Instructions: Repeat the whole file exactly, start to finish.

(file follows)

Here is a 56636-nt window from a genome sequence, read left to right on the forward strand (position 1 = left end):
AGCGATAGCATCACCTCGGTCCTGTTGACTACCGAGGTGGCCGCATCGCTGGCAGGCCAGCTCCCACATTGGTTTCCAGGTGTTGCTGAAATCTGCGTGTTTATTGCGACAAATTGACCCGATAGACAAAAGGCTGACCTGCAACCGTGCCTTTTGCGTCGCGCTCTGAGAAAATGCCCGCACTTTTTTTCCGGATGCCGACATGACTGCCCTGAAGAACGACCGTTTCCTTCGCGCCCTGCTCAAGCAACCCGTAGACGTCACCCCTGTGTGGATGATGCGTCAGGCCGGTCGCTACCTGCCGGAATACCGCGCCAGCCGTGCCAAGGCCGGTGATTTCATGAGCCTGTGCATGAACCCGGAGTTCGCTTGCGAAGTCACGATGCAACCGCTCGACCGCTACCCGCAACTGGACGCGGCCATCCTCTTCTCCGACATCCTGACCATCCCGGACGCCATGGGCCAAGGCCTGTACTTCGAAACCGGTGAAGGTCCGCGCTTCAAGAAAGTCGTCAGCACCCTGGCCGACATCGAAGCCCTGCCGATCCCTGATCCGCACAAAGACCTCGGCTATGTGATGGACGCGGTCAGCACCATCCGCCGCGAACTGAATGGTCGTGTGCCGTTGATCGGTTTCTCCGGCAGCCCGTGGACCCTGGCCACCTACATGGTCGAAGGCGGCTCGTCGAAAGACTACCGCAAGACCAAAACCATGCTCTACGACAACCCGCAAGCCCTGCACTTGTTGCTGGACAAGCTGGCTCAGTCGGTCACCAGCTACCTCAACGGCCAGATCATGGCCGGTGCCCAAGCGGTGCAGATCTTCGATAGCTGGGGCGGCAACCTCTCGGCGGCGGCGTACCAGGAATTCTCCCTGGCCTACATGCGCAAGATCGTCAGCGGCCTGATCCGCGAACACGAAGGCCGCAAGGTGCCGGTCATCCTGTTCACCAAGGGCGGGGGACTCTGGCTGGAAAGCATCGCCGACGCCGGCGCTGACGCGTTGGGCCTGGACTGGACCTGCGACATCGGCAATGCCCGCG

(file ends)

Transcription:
Here is a 56636-nt window from a genome sequence, read left to right on the forward strand (position 1 = left end):
AGCGATAGCATCACCTCGGTCCTGTTGACTACCGAGGTGGCCGCATCGCTGGCAGGCCAGCTCCCACATTGGTTTCCAGGTGTTGCTGAAATCTGCGTGTTTATTGCGACAAATTGACCCGATAGACAAAAGGCTGACCTGCAACCGTGCCTTTTGCGTCGCGCTCTGAGAAAATGCCCGCACTTTTTTTCCGGATGCCGACATGACTGCCCTGAAGAACGACCGTTTCCTTCGCGCCCTGCTCAAGCAACCCGTAGACGTCACCCCTGTGTGGATGATGCGTCAGGCCGGTCGCTACCTGCCGGAATACCGCGCCAGCCGTGCCAAGGCCGGTGATTTCATGAGCCTGTGCATGAACCCGGAGTTCGCTTGCGAAGTCACGATGCAACCGCTCGACCGCTACCCGCAACTGGACGCGGCCATCCTCTTCTCCGACATCCTGACCATCCCGGACGCCATGGGCCAAGGCCTGTACTTCGAAACCGGTGAAGGTCCGCGCTTCAAGAAAGTCGTCAGCACCCTGGCCGACATCGAAGCCCTGCCGATCCCTGATCCGCACAAAGACCTCGGCTATGTGATGGACGCGGTCAGCACCATCCGCCGCGAACTGAATGGTCGTGTGCCGTTGATCGGTTTCTCCGGCAGCCCGTGGACCCTGGCCACCTACATGGTCGAAGGCGGCTCGTCGAAAGACTACCGCAAGACCAAAACCATGCTCTACGACAACCCGCAAGCCCTGCACTTGTTGCTGGACAAGCTGGCTCAGTCGGTCACCAGCTACCTCAACGGCCAGATCATGGCCGGTGCCCAAGCGGTGCAGATCTTCGATAGCTGGGGCGGCAACCTCTCGGCGGCGGCGTACCAGGAATTCTCCCTGGCCTACATGCGCAAGATCGTCAGCGGCCTGATCCGCGAACACGAAGGCCGCAAGGTGCCGGTCATCCTGTTCACCAAGGGCGGGGGACTCTGGCTGGAAAGCATCGCCGACGCCGGCGCTGACGCGTTGGGCCTGGACTGGACCTGCGACATCGGCAATGCCCGCG